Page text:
When the brake is actuated against the rotating shaft 12, typically by a solenoid or otherwise as known in the art, brake torque is generated around the point 18. A torque sensing element, such as a load sensing bolt 22, mounts the brake arm 14 to the truss at location 18 and respond to the torque applied by the generation of an output signal.
With further reference to FIG. 2, bolt 22 includes an internal strain gauge capable of developing an output proportional to the tension or torque T applied to the shaft portion 24 of the bolt with respect to the threaded portion 26. The threads 26 of the bolt are engaged with an appropriately threaded bore in the truss 16. A keyed portion 28 of the bolt shaft, engaging with a complementary element of the brake arm may be provided to allow the bolt to be pinned or otherwise affixed to the brake arm 14 to allow the torque to be transmitted to the bolt shaft. Alternatively, it may be possible to bush the bolt against the truss and tightened the bolt sufficiently against the brake arm such that the torque applied to the brake arm 14 is transmitted directly to the body of the bolt through the frictional contact therebetween. Torque sensing bolts of the ALD-Dynagage type may be utilized.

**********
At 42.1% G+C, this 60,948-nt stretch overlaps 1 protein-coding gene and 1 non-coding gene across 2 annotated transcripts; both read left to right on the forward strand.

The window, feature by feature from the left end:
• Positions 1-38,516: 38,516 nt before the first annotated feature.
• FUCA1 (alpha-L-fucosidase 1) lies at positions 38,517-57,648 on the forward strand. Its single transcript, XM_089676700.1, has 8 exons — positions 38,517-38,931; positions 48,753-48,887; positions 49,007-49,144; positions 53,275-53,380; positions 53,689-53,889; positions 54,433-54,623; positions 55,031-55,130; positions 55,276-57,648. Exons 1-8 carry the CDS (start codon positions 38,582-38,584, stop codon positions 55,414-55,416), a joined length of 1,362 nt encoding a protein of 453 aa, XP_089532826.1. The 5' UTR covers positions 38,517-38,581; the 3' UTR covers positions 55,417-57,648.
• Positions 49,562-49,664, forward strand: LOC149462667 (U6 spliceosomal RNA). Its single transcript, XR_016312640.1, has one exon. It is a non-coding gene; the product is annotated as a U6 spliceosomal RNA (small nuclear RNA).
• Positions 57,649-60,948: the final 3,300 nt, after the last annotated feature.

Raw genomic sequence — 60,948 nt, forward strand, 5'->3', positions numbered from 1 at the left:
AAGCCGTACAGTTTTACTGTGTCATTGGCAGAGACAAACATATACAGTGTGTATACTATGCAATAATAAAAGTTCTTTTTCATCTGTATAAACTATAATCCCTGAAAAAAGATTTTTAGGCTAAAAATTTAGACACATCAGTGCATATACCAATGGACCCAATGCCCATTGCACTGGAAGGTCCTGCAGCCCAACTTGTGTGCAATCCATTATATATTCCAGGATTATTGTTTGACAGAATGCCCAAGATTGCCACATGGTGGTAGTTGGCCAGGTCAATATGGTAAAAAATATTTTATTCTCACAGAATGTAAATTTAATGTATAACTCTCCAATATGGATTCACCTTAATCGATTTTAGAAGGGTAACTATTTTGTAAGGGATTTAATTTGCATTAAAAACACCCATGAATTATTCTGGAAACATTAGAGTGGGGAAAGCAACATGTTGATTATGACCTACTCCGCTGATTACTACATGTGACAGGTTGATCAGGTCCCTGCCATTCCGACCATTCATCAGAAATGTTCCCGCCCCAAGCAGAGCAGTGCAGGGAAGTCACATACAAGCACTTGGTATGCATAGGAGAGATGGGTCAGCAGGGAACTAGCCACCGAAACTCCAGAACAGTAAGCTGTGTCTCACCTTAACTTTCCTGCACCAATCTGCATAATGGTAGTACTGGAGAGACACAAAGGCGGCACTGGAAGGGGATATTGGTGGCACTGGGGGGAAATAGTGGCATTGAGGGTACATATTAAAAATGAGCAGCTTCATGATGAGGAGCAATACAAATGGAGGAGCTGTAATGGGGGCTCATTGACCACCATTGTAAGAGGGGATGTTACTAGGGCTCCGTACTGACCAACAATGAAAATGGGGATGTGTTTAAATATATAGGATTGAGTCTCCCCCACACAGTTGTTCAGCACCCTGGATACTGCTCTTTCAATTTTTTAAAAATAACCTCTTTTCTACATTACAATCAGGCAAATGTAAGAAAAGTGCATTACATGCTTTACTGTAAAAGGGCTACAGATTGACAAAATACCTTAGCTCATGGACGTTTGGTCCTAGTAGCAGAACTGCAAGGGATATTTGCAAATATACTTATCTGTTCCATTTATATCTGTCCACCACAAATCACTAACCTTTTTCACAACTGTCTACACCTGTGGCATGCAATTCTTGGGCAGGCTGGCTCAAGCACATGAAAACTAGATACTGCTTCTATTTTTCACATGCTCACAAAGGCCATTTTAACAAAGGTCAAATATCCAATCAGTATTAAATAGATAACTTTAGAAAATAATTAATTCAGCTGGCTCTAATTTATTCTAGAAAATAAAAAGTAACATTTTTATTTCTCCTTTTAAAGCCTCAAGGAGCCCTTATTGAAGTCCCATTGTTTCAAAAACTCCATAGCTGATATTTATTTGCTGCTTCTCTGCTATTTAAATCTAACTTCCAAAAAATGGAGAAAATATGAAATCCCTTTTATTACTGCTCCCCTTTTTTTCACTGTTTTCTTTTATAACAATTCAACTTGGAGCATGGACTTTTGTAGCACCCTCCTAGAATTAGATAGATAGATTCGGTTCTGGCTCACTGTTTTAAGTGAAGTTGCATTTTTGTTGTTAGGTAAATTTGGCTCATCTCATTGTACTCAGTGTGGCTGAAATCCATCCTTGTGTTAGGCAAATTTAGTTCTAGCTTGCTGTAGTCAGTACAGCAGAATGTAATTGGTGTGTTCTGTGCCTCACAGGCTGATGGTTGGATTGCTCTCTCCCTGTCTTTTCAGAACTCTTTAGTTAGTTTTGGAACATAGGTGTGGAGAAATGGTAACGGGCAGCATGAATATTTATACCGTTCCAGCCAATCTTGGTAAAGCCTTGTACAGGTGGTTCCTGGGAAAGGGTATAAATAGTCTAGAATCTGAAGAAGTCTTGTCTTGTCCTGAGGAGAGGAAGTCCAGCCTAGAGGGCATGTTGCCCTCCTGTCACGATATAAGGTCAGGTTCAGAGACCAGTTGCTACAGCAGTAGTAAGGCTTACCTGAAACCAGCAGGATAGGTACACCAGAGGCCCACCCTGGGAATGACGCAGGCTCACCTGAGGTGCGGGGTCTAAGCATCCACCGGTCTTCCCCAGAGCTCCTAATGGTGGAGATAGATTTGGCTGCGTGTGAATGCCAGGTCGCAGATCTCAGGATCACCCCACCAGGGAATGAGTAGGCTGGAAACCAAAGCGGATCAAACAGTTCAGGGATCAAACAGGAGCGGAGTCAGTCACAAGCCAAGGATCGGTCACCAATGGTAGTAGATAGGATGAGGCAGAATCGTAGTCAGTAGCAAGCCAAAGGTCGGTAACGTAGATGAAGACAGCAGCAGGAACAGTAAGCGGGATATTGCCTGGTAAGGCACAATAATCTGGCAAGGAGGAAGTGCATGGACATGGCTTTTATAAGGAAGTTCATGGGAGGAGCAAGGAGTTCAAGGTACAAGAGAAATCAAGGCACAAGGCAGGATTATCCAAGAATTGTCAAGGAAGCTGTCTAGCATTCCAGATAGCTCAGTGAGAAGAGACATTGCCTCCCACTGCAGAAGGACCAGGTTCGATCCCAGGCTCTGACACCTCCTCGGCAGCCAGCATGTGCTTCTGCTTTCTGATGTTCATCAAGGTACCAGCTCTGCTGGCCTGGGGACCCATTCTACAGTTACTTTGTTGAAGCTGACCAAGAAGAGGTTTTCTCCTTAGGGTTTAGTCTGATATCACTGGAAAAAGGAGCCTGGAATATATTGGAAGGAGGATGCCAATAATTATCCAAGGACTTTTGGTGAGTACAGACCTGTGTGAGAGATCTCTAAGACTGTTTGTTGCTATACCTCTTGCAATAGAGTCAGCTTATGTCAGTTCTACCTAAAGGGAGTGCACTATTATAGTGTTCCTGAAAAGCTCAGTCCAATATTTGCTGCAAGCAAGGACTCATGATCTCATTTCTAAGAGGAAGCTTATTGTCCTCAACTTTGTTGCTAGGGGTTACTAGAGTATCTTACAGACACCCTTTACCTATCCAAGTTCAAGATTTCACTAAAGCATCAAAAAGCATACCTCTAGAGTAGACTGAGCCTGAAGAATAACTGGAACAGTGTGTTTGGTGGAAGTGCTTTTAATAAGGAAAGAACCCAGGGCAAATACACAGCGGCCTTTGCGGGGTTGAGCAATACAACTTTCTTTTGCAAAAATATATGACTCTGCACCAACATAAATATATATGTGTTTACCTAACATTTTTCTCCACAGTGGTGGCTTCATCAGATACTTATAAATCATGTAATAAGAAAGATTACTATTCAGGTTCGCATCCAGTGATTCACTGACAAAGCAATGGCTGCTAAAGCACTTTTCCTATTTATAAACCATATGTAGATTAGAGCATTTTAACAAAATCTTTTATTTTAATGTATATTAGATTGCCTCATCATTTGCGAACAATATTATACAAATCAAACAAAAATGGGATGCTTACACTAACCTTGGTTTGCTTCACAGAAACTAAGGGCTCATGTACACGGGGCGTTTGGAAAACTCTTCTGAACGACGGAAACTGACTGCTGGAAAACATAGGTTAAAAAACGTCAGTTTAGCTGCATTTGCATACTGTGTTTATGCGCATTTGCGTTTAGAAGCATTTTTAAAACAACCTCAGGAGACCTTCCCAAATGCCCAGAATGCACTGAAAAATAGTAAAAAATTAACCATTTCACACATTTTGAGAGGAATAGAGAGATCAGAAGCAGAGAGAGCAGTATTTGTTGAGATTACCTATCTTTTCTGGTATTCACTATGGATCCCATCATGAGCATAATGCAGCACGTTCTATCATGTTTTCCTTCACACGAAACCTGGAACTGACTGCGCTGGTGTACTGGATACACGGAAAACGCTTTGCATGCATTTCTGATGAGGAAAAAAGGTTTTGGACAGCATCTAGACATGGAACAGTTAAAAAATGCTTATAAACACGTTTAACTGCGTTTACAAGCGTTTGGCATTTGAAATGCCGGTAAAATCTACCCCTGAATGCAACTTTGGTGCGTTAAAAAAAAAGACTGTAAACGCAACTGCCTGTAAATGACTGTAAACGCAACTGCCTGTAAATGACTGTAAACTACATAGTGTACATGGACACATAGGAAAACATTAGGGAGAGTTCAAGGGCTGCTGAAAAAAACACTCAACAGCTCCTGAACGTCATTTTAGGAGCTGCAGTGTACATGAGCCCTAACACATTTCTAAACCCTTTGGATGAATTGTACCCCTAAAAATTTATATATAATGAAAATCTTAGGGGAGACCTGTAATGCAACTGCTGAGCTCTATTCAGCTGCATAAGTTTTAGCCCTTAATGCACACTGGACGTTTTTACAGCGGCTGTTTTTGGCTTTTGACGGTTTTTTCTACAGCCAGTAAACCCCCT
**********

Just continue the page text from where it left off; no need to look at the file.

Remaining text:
However mounted, the torque applied to the bolt generates an electrical the signal proportional to the torque applied. The bolt output on lead 30 thus serves as a continuous indication of the torque applied.